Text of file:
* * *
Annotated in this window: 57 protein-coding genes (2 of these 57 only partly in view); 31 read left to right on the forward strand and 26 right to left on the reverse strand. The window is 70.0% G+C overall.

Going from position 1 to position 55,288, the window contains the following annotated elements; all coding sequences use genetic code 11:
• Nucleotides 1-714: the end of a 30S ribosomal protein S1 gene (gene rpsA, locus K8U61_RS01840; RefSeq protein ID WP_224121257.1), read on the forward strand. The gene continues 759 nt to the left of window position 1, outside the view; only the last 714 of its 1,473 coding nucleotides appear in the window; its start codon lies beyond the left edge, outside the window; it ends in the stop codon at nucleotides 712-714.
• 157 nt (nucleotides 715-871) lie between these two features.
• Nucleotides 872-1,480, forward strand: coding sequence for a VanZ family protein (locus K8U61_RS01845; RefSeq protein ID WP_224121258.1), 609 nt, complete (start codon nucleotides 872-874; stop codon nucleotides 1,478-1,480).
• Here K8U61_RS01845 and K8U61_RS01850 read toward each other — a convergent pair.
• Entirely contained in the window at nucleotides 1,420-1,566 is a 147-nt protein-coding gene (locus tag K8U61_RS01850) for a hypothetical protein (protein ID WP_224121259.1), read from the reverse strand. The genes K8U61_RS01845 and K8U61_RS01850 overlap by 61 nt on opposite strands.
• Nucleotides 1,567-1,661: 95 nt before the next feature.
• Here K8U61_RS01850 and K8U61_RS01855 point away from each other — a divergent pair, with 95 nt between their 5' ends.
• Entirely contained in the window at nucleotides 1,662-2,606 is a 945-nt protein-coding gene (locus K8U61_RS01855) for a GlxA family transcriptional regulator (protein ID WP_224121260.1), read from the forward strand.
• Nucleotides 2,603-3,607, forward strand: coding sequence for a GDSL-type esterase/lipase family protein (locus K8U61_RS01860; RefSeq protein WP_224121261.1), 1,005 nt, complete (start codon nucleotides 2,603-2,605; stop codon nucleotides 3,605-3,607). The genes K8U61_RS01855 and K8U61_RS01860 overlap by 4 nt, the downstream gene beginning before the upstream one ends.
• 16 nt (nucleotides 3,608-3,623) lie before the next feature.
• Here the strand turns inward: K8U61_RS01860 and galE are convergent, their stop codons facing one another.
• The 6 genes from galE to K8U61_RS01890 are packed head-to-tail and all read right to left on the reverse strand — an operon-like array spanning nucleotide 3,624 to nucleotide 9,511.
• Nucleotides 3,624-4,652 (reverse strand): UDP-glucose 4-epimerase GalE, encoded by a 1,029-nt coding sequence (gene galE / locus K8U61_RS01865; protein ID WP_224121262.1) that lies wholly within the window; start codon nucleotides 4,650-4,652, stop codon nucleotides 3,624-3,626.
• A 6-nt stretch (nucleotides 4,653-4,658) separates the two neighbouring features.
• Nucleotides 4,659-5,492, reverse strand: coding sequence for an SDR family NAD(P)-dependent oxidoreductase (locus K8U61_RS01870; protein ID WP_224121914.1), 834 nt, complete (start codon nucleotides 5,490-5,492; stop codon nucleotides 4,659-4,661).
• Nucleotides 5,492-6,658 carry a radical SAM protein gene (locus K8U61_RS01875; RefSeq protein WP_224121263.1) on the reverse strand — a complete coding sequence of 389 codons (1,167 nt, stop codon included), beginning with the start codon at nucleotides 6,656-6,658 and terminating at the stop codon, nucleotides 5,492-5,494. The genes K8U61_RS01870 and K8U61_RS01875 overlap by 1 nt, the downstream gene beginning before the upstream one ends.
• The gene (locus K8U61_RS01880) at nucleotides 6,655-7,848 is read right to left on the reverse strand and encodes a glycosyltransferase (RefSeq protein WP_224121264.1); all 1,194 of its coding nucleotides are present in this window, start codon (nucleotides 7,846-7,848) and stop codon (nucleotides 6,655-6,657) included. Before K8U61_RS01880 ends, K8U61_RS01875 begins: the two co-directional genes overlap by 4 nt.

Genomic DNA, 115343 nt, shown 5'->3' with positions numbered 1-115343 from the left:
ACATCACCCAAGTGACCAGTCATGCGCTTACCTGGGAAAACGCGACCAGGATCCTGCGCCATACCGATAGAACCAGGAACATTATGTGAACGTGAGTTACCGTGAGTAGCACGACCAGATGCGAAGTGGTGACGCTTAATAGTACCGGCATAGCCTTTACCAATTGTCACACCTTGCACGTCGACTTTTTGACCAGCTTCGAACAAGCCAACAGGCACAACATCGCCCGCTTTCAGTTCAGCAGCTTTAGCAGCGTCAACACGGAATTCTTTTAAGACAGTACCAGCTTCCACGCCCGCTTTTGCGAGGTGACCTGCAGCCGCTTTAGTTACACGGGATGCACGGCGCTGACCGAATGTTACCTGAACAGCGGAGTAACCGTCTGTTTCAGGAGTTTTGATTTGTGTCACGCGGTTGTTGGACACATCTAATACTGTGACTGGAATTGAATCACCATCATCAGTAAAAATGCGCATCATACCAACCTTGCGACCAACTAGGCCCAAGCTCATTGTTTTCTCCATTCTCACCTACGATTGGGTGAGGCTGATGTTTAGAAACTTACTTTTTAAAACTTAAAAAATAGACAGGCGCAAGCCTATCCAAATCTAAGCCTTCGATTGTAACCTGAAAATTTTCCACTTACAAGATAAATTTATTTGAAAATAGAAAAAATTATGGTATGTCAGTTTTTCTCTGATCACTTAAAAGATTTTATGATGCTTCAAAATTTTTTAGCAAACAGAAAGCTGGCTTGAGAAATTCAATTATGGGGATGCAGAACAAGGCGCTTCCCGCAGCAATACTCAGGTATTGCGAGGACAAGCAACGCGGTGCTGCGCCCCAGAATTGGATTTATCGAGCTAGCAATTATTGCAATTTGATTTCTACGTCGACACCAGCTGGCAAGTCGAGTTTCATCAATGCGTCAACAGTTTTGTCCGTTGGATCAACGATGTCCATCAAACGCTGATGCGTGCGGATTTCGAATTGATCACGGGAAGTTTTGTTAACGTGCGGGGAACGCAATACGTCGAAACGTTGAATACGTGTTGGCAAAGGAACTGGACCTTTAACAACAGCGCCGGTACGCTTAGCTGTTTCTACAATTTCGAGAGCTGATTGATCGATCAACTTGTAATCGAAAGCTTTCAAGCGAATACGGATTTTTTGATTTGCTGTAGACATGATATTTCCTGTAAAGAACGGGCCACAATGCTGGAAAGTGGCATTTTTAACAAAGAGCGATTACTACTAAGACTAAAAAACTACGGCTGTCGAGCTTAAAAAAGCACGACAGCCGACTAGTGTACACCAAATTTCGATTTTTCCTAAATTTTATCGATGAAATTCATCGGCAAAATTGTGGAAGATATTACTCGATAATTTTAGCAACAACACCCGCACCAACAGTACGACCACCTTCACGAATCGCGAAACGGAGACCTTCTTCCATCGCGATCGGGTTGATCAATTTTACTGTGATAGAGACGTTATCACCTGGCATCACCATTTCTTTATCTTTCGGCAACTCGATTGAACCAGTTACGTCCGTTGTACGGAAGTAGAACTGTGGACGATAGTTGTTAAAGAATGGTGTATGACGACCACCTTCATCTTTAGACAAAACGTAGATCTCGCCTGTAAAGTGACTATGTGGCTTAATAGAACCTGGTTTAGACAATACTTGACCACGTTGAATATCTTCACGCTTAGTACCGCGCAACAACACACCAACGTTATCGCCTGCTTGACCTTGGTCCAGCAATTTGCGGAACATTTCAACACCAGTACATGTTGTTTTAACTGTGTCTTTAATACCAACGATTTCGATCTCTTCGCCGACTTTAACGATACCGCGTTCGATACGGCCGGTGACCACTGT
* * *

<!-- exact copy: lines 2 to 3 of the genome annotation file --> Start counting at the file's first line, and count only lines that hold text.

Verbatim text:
Going from position 1 to position 55,288, the window contains the following annotated elements; all coding sequences use genetic code 11:
• Nucleotides 1-714: the end of a 30S ribosomal protein S1 gene (gene rpsA, locus K8U61_RS01840; RefSeq protein ID WP_224121257.1), read on the forward strand. The gene continues 759 nt to the left of window position 1, outside the view; only the last 714 of its 1,473 coding nucleotides appear in the window; its start codon lies beyond the left edge, outside the window; it ends in the stop codon at nucleotides 712-714.